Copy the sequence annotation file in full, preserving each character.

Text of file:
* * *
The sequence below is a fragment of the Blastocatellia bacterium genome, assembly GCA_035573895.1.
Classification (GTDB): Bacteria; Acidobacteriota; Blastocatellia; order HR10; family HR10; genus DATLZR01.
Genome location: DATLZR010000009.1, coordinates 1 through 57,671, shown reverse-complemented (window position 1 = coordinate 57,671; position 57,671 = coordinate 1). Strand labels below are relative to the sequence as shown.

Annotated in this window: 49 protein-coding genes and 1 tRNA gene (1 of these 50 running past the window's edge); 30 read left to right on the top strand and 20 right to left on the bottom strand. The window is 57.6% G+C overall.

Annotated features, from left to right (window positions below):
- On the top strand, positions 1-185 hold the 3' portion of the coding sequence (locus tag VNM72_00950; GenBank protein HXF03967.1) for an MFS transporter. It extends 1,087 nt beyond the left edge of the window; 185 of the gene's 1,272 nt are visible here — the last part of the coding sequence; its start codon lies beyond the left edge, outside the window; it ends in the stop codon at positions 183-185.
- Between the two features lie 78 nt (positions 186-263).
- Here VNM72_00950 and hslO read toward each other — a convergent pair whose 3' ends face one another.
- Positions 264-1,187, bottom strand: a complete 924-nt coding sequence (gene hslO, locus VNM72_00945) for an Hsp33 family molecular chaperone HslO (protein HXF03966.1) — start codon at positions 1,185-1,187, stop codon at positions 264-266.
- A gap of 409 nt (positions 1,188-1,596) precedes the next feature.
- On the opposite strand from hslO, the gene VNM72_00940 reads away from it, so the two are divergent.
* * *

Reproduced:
The sequence below is a fragment of the Blastocatellia bacterium genome, assembly GCA_035573895.1.
Classification (GTDB): Bacteria; Acidobacteriota; Blastocatellia; order HR10; family HR10; genus DATLZR01.
Genome location: DATLZR010000009.1, coordinates 1 through 57,671, shown reverse-complemented (window position 1 = coordinate 57,671; position 57,671 = coordinate 1). Strand labels below are relative to the sequence as shown.

Annotated in this window: 49 protein-coding genes and 1 tRNA gene (1 of these 50 running past the window's edge); 30 read left to right on the top strand and 20 right to left on the bottom strand. The window is 57.6% G+C overall.

Annotated features, from left to right (window positions below):
- On the top strand, positions 1-185 hold the 3' portion of the coding sequence (locus tag VNM72_00950; GenBank protein HXF03967.1) for an MFS transporter. It extends 1,087 nt beyond the left edge of the window; 185 of the gene's 1,272 nt are visible here — the last part of the coding sequence; its start codon lies beyond the left edge, outside the window; it ends in the stop codon at positions 183-185.
- Between the two features lie 78 nt (positions 186-263).
- Here VNM72_00950 and hslO read toward each other — a convergent pair whose 3' ends face one another.
- Positions 264-1,187, bottom strand: a complete 924-nt coding sequence (gene hslO, locus VNM72_00945) for an Hsp33 family molecular chaperone HslO (protein HXF03966.1) — start codon at positions 1,185-1,187, stop codon at positions 264-266.
- A gap of 409 nt (positions 1,188-1,596) precedes the next feature.
- On the opposite strand from hslO, the gene VNM72_00940 reads away from it, so the two are divergent.